Combating Facilitation Payments

Combating Facilitation Payments

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January 07, 2016

spotlight Compliance Champion Spotlight

What is a Compliance Champion? A Compliance Champion is an individual or organization committed to fostering and raising the standards of anti-bribery compliance. TRACE Trends will include posts featuring Compliance Champions from time to time.

We hope you enjoy the following entry from this week’s Compliance Champion, and TRACE Partner Law Firm!

Today’s guest blog post is written by Ms. Ileana Glodeanu of Wolf Theiss Rechtsanwälte GmbH & Co KG, TRACE’s Partner Law Firm in Romania. Wolf Theiss Bucharest provides its clients with the know-how and experience of a leading international practice and contributes to the Wolf Theiss network with extensive legislative research on the relevant laws and regulations governing corporate gifts and bribery in Romania. Ms. Glodeanu leads the firm’s employment practice in Bucharest and regularly advises clients across the CEE/SEE region on employment and insolvency restructurings, as well as on corporate and mergers and acquisitions transactions.

In Romania, as in perhaps half of the European Union member states, corruption offences are still prevalent. Bribe-taking is generally committed in a wide range of activities, such as health, education, and sports, being labelled as a "negative social phenomenon." Bribery also distorts the market economy and impedes the ability of authorities and state institutions to function transparently and efficiently.

In Romanian society, the concept of "facilitation payments" has deep historic and cultural acceptance. Although a facilitation payment is typically a small payment or a gift to a low-level civil servant to secure or expedite the performance of a routine or necessary action, it is nonetheless a bribe, prohibited and sanctioned by a prison term ranging from three to seven years under the Romanian Criminal Code (unlike the U.S. Foreign Corrupt Practices Act, which has an exception for facilitation payments).

However, it is sometimes difficult to avoid such facilitation payments as they remain pervasive. Failure to pay can expose companies and citizens to unjustified delays, such as "lost" files preventing permits or authorizations from being granted in a timely manner, or denial of necessary surgical procedures or medical treatment. Consequently, conscientious and concerted efforts to fight against facilitation payments must be made at every level, by companies, citizens, and society at large.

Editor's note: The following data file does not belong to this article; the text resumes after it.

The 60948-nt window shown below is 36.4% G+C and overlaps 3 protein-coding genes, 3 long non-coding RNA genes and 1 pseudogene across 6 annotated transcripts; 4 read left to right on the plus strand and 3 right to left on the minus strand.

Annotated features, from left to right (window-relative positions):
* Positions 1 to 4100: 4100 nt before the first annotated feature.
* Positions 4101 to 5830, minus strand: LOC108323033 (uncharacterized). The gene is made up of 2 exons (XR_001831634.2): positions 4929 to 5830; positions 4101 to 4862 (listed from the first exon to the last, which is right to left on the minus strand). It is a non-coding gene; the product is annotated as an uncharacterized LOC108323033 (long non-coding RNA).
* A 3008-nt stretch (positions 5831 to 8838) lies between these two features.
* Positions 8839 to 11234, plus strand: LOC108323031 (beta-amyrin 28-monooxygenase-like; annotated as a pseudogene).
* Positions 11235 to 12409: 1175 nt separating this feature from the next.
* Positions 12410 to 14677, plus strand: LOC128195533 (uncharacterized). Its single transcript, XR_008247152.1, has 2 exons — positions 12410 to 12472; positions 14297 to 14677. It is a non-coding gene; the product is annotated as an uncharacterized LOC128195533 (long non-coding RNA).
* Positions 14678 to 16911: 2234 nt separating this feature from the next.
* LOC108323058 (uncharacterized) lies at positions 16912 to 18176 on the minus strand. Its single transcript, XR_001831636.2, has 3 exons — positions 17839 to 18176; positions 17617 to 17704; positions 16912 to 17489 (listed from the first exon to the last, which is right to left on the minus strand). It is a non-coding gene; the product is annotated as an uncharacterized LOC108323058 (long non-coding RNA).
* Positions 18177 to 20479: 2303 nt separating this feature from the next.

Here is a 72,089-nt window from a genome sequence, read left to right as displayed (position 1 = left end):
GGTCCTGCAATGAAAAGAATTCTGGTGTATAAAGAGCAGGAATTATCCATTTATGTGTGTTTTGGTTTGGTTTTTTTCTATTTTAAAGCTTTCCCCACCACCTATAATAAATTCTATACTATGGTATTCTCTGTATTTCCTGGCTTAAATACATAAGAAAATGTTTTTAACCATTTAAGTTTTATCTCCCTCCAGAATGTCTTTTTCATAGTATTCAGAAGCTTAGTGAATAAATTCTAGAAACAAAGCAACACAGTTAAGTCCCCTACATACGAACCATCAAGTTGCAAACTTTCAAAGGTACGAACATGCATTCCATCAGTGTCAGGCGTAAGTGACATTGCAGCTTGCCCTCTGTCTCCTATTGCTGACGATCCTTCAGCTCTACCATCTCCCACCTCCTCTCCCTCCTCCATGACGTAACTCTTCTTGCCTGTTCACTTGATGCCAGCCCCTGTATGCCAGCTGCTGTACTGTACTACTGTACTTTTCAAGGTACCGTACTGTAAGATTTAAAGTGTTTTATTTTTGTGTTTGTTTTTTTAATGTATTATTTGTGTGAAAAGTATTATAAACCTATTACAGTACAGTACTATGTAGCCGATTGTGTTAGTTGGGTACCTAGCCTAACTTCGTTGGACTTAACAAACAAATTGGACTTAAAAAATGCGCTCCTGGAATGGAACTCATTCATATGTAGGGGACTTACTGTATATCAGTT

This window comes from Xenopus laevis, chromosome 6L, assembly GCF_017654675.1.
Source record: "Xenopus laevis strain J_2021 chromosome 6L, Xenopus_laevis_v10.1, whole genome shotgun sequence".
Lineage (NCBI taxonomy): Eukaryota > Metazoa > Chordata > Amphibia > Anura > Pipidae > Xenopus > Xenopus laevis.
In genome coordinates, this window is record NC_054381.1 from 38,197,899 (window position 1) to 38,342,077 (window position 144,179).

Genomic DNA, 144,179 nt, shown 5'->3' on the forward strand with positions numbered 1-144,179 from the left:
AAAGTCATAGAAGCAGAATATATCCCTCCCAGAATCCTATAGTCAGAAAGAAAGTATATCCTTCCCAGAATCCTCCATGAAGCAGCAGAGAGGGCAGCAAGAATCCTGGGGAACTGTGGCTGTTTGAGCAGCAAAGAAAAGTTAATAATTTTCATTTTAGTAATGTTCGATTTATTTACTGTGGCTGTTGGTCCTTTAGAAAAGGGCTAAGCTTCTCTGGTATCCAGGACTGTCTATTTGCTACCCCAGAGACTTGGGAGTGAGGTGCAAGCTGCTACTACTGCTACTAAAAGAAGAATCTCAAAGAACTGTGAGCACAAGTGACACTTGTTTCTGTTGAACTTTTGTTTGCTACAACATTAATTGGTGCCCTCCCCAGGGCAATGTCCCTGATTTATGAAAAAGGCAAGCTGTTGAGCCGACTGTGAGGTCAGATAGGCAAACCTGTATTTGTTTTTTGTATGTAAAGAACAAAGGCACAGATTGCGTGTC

Companies must express clear policies against bribery and corruption and explicitly forbid their employees from offering or accepting bribes in any form, including favors and facilitation payments. In addition to their internal efforts, companies should require their business partners, contractors, and suppliers to comply with the law.

Finally, conferences, seminars, and academic institutions must educate the public and promote social campaigns raising awareness of the negative effects of facilitation payments. It is critical that all citizens are made aware of the insidious damage this seemingly innocuous practice has on the moral and economic fiber of Romania. To combat facilitation payments, the fight against corruption must take place on all levels of Romanian society.

For more on this topic, please see the following resources:

TRACE Matrix - Romania
"Tipping" Risks in Shipping
The High Cost of Small Bribes

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Ghana at the Crossroads
Justina Song Combating Facilitation Payments

Comments 1

  1. Elliot Fisch

    Policies only part of the picture. Leaders must show that they are ethical and follow the laws so that others can follow their example. Finally, there must be audits to ensure compliance with the policies. Violators of the policies need to be punished.

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